The Sunday Chicago Tribune (18 May) has an article by Mark Caro, one of the regular film critics, on The Matrix and modern anxiety that somewhat parallels David Weinberger's discussion at Seabury-Western this past Thursday. (The Trib site requires "free" registration to get to their stories.)
But it's no coincidence that audiences have responded so strongly to the suggestion put forth by "The Matrix" and now "The Matrix Reloaded" that the lives we are living may be more virtual than real.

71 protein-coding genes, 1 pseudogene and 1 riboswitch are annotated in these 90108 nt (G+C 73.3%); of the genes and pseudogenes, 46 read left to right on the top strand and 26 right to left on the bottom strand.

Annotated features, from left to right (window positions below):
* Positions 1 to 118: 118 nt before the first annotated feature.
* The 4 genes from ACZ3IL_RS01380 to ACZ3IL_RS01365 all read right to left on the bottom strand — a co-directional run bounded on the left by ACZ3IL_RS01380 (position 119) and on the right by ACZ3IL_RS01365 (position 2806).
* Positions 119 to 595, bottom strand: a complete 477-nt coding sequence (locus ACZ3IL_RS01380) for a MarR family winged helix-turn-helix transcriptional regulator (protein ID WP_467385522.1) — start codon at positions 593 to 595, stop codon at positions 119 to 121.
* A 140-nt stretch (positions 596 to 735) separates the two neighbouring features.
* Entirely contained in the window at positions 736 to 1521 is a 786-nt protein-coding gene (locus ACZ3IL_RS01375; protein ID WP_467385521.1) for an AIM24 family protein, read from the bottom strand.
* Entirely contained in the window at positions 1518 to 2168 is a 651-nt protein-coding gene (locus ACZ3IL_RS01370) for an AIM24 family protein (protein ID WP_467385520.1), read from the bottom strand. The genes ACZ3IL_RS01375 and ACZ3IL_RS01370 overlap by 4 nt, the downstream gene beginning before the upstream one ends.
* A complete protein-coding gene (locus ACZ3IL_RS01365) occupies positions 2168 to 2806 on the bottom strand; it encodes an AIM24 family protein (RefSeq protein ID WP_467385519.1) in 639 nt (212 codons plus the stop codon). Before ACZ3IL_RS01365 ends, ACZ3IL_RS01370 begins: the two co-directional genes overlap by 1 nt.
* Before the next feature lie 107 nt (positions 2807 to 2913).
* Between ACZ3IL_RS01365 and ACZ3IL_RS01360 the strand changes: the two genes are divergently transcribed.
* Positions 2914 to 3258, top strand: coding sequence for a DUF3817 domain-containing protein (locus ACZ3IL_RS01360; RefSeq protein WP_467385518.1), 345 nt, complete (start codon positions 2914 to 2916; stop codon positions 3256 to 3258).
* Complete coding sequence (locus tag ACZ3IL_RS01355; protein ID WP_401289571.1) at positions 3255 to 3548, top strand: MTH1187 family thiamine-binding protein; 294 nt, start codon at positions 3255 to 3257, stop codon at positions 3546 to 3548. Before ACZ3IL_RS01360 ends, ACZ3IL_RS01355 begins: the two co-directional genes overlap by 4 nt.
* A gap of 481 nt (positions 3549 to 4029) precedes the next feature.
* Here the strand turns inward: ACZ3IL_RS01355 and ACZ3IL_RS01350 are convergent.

"I think it's a popular theme because it's so deeply embedded in the national consciousness," said Neal Gabler, author of the 1998 book "Life The Movie: How Entertainment Conquered Reality."
"This idea that you can live essentially a virtual life is a very powerful idea, and we are the first generation that has the capability to do that in a whole host of ways."
David connected The Matrix storyline more with modern alienation, rather than modern anxiety. The idea was that we, as a people, have separated ourselves so much from real life that it has become quite easy to believe that this life is just a game that someone else is playing. David also connected this back to his main theme about knowledge and our general disassociation from "ownership" of knowledge.